Where artists' books and the book arts meet online...
I would like to hear people's opinions on Print On Demand and their use and qualification as Artist's Books. I'm currently examining the realm of the Democratic Mulitple and would like to get an idea about people's attitudes, experiences and responses to POD, and how POD is being used in the world of ABs. Does anyone have major issues with POD being used to make ABs?
Any feedback would be greatly appreciated.
No response to this? My most recent book is sort of stream-of-consciousness abstract sequential art and one I'm printing soon is just drawings and poems, and I'm working on something that's just drawings (I think). I have used POD for all of these. Maybe what I do doesn't really go under 'artist's books'; my interest is more in disseminating 2d visual art in a simple 'mass producible' way that resembles the way in which writers, poets and musicians spread their art around. I'm not interested in creating a beautiful, custom-made book with fold-outs and transparent sheets etc. I like the idea of somebody being able to pick up a copy at the local bookstore for next to no money. Maybe, in my case, this way of publishing art is out dated though; digital is a much easier, more flexible way and maybe, today, a much more natural way of doing this, and maybe that is why what I do is not an artist's book. With an artist's book, the physical book itself seems to be absolutely essential, is (or is part of) the art itself; in my case it is just a sort of a carrier of the art. The only thing that brings me back to printing physical books is that I think that pure digital art is valued less by potential 'readers' and still somehow has an awkwardness or is not taken seriously (in comparison to a real book). Then again, I do not buy any artists books myself, who does? It feels a bit strange to expect people to buy my book but not buy any myself. Maybe I would if a large selection was readily available against paperback-like prices at the bookstore. I do buy books (novels & poetry). I think there is some other fundamental problem with artist's books and most visual art in general, but that's not what you are asking about here.
I think POD is great- as an obviously different form or version of an Artist's Book. Yes to Democratic Multiples and spreading the "vibe" of the book, while leaving room for the original to be treasured and preserved by those who can afford it- and in public museums. Just like other art. It can get the word out, like prints or bootleg tapes.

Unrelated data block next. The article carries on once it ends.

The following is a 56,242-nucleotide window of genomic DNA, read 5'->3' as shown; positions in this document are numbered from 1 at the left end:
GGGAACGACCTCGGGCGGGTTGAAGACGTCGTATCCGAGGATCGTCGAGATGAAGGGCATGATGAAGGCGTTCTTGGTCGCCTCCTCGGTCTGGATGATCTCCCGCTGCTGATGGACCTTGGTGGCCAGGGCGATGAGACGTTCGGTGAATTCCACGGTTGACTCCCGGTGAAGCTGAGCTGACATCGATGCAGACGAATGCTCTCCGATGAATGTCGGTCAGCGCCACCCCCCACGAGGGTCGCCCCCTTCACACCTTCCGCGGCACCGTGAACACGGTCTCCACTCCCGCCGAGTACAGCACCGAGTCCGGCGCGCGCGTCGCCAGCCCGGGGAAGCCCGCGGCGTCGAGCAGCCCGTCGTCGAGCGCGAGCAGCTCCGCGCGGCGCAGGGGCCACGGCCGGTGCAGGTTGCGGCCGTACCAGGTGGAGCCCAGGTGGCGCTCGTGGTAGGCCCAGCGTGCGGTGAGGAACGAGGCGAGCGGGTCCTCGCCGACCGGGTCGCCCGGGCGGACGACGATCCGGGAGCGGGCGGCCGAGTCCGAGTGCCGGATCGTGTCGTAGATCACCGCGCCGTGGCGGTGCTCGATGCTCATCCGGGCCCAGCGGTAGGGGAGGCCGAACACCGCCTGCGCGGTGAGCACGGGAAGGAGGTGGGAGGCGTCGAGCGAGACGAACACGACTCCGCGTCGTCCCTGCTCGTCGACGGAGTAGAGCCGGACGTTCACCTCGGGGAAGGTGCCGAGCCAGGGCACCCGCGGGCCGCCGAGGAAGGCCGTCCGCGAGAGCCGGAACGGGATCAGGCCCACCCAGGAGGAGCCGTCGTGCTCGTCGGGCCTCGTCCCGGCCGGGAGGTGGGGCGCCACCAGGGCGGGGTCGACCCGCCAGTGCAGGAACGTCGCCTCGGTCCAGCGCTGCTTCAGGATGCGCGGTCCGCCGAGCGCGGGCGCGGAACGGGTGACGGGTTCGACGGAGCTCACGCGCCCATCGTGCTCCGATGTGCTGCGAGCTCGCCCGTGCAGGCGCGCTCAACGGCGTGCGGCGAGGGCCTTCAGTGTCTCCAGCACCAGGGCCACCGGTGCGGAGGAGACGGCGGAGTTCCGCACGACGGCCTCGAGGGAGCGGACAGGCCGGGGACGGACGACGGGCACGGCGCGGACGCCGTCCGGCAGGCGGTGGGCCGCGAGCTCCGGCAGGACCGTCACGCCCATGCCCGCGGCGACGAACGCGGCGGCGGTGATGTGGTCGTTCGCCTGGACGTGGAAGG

Using POD itself as the Artist's Book pushes the boundary for me... I'd like to see someone use it in a way that makes each copy unique or... ? Willing to be surprised, but yeah it's the difference between real handpainted shirts and silkscreened ones, to bring it to the craft realm, even a step removed from that because it's all computerized. More like having castings done from an original sculpture.
In the end POD is just self-publishing, not a hand craft. Goes to the debate about artist's studios set up to have the assistants do the actual painting, like in an architect's studio or so. Way too removed from the Mystery for me.
Books are great, everyone knows that, and POD makes room for us to Play. Artist's Books, for me, should really be another step, with the hand of the artist in every cm, Playing Further.
I've had a piece published in Sarah Bodman's Blue NoteBook that dealt with POD and linked to examples of POD entered in awards like the LIBRIS in Mackay - Check it out...
Thanks Doug, I'll check it out.
Frankly, for me there shouldn't be a distinction between 'real ABs' and facsimile ABs. I don't really see POD as a lesser form at all, just different. Within economic systems like selling and valuing art, or course craft is an extremely relevant factor having a major impact on commercial value, but within the other factors defining 'art'ness' of an object, or something functioning as art, i don't see the difference. An objects 'value' as a work of Art is irrelevant to price, but defined by how it communicates and expresses. I think the form of POD has a lovely 'voice' politically, socially and politico-economocally. The hand to me doesn't really matter. I think Koons is a great example of a conceptual artist with little to no hand, but his works are warm, humorous and bitey. He plays on sentimentality.